Recently, many authors have noticed that over the last few months, the pages-read numbers for our eBooks that are borrowed at Amazon and read, have decreased dramatically. Some say it is just a slump resulting from an Election Year. Others say that something is amuck with Amazon’s pages-read reporting system that lets us know how many pages were read for stories that we have enrolled in the KINDLE UNIMITED (KU) program.ku12-9

Most of my newer titles are enrolled in KU. I like the program, both as a reader and author. I’ve always enjoyed reading for pleasure and I also read for my job as a writer and novelist. I gain inspiration from my fellow authors and love to track my reading via GOODREADS. I like knowing that…

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Bookbub, KU and the Real Stephen King

Each Thursday night the Self-publishing Roundtable goes live. You can check it out as it airs live at 10 EST or pick it up on YouTube at your leisure.

Last Thursday, I got together for an hour with Zoe York, Erica Conroy and Wade Finnegan to talk about the latest news in publishing. It’s a fun discussion. The Roundtable is always fun. Come see the knights of the roundtable talk about Stephen King battling Amazon for his identity, Author Earnings, leaving KU and plummeting author incomes.

We’re fun…but not always safe for work.

Check it out here.

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Pseudonyms & Cohesive Marketing

I recently had a great discussion with Mat and Nancy on the Author Strong Podcast. I think it’s one of the most productive and useful discussions we have had. We talked about why, when and how to use pseudonyms, book cover design, planning and repositioning a series. I didn’t have a plan so now I have to double back.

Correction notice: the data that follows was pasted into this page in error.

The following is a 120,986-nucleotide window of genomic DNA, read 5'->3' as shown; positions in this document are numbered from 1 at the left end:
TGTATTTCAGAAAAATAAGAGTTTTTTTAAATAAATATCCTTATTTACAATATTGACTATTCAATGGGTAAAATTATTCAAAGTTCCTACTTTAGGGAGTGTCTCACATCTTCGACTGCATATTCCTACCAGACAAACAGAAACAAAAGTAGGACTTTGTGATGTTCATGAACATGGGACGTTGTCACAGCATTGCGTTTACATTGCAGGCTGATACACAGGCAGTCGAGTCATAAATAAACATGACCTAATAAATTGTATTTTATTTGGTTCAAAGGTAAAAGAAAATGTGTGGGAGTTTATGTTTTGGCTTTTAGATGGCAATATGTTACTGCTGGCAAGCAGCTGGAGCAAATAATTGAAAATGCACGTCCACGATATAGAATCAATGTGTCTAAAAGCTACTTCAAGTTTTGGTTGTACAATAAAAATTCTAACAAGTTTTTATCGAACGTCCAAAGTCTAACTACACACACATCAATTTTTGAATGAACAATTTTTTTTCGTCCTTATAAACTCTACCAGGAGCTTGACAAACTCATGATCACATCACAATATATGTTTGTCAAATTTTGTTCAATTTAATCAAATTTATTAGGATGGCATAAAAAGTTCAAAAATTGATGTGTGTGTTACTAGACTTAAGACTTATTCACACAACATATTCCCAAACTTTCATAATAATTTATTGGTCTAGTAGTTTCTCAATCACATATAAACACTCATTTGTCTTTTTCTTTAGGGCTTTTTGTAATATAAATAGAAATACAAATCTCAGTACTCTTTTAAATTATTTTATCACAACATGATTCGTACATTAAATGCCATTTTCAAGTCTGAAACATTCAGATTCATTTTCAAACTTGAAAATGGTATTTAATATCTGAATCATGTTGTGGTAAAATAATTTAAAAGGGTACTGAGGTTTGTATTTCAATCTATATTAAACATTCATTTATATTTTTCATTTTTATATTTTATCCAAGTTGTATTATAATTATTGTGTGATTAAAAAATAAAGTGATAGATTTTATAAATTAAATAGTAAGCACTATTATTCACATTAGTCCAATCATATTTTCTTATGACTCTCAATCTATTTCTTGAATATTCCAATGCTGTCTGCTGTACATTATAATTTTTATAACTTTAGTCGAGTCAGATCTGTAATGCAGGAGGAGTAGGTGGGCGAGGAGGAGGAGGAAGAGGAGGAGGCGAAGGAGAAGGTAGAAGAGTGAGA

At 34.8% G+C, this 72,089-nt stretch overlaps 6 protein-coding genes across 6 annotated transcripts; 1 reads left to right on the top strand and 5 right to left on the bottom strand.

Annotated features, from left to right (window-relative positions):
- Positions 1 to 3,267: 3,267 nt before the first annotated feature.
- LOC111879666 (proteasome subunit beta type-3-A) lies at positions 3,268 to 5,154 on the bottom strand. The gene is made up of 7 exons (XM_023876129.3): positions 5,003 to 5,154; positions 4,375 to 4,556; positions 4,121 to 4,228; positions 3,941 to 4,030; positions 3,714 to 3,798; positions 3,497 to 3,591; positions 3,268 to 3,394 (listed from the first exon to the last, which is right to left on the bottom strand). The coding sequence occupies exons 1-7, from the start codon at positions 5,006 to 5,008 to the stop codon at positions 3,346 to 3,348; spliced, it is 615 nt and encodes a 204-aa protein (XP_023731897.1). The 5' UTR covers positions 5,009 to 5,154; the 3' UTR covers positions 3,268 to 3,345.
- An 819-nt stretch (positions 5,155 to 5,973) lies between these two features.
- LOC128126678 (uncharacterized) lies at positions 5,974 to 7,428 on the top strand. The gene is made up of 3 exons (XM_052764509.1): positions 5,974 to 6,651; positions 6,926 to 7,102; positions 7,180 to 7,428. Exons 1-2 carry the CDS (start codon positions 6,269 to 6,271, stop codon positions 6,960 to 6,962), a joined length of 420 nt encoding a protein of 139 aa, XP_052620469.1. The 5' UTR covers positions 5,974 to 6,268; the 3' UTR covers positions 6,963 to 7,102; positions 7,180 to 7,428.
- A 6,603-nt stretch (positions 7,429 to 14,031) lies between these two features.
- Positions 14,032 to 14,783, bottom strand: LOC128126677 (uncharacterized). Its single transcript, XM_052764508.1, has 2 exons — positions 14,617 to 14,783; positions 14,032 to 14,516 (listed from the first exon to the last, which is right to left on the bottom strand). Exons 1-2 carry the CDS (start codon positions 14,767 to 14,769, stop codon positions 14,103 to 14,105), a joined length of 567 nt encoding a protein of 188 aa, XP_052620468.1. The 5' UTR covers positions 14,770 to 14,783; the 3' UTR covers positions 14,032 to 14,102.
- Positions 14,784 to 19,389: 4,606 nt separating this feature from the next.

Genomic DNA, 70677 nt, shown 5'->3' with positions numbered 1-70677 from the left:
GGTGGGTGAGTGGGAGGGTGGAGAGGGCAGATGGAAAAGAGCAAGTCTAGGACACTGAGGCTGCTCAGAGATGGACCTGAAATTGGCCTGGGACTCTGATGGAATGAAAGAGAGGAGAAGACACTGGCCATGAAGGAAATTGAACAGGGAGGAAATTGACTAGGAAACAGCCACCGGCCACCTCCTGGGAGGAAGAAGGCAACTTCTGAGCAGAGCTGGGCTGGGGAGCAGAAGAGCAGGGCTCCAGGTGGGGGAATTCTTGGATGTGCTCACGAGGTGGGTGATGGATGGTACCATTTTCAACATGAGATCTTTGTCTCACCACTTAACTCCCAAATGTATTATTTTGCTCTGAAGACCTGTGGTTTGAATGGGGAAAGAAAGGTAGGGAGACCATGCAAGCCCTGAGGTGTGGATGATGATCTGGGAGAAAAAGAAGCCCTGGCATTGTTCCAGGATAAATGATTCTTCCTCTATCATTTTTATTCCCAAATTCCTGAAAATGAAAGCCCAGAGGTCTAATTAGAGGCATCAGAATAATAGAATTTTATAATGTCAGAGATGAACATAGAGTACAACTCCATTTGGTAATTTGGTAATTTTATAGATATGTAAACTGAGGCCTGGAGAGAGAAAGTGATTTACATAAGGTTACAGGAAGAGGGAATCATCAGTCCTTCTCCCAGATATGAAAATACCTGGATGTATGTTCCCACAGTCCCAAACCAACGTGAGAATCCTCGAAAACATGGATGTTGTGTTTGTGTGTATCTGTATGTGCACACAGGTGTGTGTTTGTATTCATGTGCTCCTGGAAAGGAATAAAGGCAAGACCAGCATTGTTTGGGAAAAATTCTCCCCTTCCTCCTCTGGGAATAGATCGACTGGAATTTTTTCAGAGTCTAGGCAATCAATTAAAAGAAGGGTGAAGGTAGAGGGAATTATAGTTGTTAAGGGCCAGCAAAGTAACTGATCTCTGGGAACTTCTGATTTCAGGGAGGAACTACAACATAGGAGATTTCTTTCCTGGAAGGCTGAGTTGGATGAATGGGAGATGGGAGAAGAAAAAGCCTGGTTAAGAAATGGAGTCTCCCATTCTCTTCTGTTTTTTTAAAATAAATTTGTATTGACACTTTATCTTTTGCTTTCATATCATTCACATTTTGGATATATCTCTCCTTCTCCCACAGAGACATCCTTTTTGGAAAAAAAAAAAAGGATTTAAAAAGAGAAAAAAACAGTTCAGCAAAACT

This chat could save you a lot of time and frustration (which I currently feel.)

To hear us talk this out, check out this fun discussion here.

Speaking of repositioning, I wrote a book called Intense Violence, Bizarre Themes.

Here’s the new title and cover:


You can pick up this thriller about my criminal past here. 

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The Lost Art of Customer Service

QA Productions

This is what happened on my last trip to Staples:

serviceI needed a ream of 3-hole punched copy paper. I needed it right then. So off the old man and I went to Staples. I hadn’t been inside this particular Staples before, so when a clerk approached and asked if I needed anything, I told him: “I need 3-hole punched copy paper. Where–” He went loping off and I hurried to follow. He pulled a package of college ruled notepaper off a shelf. “No,” sez I, “copy paper. A ream of it. If you could just point–” Off he loped, calling over his shoulder, “Follow me!” Oh, come on, it’s a big store, but not that big, but apparently some brilliant joker in corporate decided “Show don’t Tell” is the new policy. So I hurried to catch up with the rapidly moving clerk. He ended up at a wall display…